(Photo courtesy of Sam Bell)
To seek for meaning is a fundamental drive that we have as human beings, especially for the more sensitive souls among us. Seeking for meaning is something that differentiates us from other species. A life with a lack of meaning is fertile grounds for depression, anxiety and all kinds of other ailments. The search for meaning is embedded in our culture and history: the Internet is flooding with articles about how to find your passion or live a meaningful life; there is a history of philosophers that wrote about it; even rapper/ business mogul Jay-z muses about the meaning of life.
But the ugly, naked truth is that sometimes life will be meaningless. And that’s okay.
The point of this article is that at times life is inevitably going to seem meaningless and that looking for meaning in every moment paradoxically leads to the opposite. Does that sound strange to you? I’ll explain.
But first let me define what I mean by meaning (no pun intended). To me meaning is a certain perspective on the objects that confront us in the present moment. In this perspective, all objects around us appear as useful for whatever we’re engaged in at the moment. The device you are looking at right now, for example, is an object that confronts you in the present moment. From a meaningless point of view this is just a rectangular shaped screen beaming bright lights into your eyes. But from a meaningful perspective this weird combination of colors happen to be a string of letters which form words which form sentences which you happen to understand and appear useful to you. The device, however, is essentially the same object; it is the perspective that is different. Thus, my definition of meaningfulness is a certain perspective in which the objects around us appear as useful.
But life is tough and the objects around us are not always going to appear as being useful. Now the word appear is very important here. Whether objects appear as useful or not changes over time. So there are going to be times when the same objects that appeared as useful to you are going to appear as not useful. It’s part of the dance of life.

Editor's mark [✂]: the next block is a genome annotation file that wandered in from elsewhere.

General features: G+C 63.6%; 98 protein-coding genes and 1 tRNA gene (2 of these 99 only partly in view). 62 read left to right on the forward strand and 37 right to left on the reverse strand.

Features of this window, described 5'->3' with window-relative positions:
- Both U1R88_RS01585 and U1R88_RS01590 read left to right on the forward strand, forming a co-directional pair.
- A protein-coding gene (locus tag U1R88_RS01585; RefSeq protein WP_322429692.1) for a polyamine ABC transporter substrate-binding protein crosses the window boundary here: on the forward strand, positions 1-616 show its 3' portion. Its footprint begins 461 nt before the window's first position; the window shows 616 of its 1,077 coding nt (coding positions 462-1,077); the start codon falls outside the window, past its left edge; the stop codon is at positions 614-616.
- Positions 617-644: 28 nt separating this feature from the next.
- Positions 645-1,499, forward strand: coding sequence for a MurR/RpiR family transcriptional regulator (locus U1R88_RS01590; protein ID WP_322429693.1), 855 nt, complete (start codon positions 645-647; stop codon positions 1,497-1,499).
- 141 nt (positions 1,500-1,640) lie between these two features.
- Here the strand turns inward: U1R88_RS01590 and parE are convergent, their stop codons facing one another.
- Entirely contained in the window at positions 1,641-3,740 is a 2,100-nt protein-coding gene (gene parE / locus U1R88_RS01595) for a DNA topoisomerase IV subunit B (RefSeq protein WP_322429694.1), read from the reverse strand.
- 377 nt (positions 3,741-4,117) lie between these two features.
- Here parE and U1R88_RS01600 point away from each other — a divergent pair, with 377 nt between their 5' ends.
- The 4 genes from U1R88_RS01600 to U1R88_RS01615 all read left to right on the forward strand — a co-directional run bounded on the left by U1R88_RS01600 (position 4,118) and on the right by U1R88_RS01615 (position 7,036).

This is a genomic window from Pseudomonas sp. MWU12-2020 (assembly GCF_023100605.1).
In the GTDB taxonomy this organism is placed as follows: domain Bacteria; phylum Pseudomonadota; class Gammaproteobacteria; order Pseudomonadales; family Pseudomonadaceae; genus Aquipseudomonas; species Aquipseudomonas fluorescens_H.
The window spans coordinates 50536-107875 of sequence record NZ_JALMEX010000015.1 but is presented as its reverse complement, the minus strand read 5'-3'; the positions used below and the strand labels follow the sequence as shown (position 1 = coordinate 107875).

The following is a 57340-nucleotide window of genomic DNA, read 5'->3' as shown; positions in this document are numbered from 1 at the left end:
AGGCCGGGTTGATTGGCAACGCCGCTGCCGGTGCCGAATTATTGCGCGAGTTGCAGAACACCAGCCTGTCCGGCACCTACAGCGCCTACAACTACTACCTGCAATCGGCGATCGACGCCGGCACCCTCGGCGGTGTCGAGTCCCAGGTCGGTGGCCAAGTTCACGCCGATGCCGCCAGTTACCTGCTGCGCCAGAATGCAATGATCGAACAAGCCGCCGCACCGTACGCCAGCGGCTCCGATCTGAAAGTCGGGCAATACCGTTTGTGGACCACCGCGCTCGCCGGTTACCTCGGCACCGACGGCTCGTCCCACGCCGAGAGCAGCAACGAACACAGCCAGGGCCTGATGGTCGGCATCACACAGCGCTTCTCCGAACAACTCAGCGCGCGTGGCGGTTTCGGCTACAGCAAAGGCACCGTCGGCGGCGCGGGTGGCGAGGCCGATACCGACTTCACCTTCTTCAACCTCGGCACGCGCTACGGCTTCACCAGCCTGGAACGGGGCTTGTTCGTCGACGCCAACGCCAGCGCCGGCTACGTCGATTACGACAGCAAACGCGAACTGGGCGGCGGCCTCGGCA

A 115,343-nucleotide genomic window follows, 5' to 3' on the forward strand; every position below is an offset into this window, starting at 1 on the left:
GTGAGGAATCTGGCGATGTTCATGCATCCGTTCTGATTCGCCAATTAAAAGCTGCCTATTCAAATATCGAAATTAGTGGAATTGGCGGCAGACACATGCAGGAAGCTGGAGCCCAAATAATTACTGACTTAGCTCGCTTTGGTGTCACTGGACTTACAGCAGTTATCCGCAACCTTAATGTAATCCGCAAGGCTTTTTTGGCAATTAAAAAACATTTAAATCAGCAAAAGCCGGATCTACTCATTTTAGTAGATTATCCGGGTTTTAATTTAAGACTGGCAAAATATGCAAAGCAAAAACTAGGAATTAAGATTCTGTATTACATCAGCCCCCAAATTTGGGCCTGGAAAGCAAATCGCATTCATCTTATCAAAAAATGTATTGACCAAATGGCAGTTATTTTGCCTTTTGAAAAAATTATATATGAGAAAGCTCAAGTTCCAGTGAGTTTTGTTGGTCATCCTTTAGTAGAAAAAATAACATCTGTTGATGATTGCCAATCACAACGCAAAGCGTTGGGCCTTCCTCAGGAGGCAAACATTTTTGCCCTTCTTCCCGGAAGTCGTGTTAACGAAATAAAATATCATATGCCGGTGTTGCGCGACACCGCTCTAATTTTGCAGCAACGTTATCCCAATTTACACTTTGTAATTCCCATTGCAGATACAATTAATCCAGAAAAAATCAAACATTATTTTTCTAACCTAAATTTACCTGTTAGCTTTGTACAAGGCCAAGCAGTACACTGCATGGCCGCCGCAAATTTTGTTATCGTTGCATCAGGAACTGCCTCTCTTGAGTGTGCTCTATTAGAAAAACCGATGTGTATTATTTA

One branch of philosophy that has put in a lot of effort trying to find out how to live a meaningful life is existentialism. In his book Existentialism and Human Emotions ̧ philosopher Jean-Paul Sartre states that who we are is defined by our actions and that meaningfulness reveals itself through fully engaging ourselves in whatever we’re doing at the moment. He makes an important distinction between contemplating and acting. To contemplate is to direct your mind towards something without taking action while to act is to actively engage yourself, to do something.
Now most of your life will consist of a chain of contemplation followed by action, followed by contemplation and so on; I think about writing an article, type the actual words and after I’m done typing I contemplate about what to do next. However, the imperfect beings we are, a lot of us have a tendency to disengage from an action before it is completed. This could be because something else more important happens that demands our attention but more often it is out of fear. If this disengagement from acting goes on long enough we become passive and eventually retreat in our heads without doing anything; the train of life has grinded to a halt.
When I was writing the article about Iran I would catch myself staring at the screen for half an hour without typing a word. I was totally caught up in my own fear-triggered thoughts; ‘Oh my God my writing sucks so much’, ‘what will he or she think of my description of Iranians’, ‘Maybe it’s too political, let’s leave out the political stuff’. My crafty mind would come up with loads of reasons to not continue finishing the article. All of a sudden writing the article seemed utterly meaningless. Words were floating on my laptop screen without making sense to me, it didn’t appear as useful anymore.
It was weird though because just half an hour before I contemplated that writing this article was the right thing to do and in between nothing urgent happened.
So I, not without effort, decided to ignore those self-defeating thoughts and continue writing the article. It seemed meaningless but I just wrote down words for the next thirty minutes. While doing this it seemed like the most mundane thing in the world and when the thirty minutes were over the words were still dancing on my screen.
Then I just put it aside for a couple of days. When I looked at it again with a fresh perspective I actually felt proud that I at least wrote something. Of course, there were some things that I could improve and some stuff that I could add, but at least I had something I could work with. The exact same words that seemed so utterly meaningless to me just a few days before, now seemed meaningful. I saw the potential the text had to grow into the article that is now published on this exact same blog, it seemed useful to me again.
This principle applies to many areas of life; that meditation session that seems mundane, that workout set that seems useless or that school assignment that makes you wonder why the hell you ever choose that study..
Thus, even though the post-modern times we live in dictate that everything we do should be meaningful, life will inevitably seem meaningless at times. And this is totally okay. The only thing to do is to commit yourself to the course of action you are engaged in at the moment. Keep at it long enough and the meaningfulness will resurface, assuming that the course of action you contemplated beforehand is authentic.